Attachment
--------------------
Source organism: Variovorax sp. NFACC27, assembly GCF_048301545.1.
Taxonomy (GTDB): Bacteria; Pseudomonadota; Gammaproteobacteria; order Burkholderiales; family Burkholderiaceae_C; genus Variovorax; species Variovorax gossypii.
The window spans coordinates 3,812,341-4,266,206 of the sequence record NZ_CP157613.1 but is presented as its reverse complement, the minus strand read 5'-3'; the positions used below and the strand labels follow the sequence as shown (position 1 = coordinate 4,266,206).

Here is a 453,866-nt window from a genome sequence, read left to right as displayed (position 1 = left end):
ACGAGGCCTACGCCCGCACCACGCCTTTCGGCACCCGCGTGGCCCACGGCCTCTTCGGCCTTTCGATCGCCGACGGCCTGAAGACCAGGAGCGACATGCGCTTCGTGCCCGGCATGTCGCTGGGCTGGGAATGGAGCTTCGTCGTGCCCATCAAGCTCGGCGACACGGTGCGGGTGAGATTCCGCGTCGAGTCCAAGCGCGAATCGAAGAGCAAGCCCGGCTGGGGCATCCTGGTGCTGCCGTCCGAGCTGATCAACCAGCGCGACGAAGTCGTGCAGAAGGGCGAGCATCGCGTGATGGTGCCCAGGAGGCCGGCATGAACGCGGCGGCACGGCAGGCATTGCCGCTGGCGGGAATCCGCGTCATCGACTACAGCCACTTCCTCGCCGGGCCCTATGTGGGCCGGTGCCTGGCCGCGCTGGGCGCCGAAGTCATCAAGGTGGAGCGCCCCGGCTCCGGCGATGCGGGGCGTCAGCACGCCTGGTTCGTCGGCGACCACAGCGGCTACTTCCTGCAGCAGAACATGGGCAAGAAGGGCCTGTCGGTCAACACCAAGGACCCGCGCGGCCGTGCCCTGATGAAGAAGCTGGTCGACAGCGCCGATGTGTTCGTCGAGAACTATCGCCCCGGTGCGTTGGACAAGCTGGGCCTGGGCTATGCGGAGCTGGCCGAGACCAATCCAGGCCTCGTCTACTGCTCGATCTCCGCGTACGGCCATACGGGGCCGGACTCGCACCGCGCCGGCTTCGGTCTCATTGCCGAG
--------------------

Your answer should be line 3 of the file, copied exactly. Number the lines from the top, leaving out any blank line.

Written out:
The window spans coordinates 3,812,341-4,266,206 of the sequence record NZ_CP157613.1 but is presented as its reverse complement, the minus strand read 5'-3'; the positions used below and the strand labels follow the sequence as shown (position 1 = coordinate 4,266,206).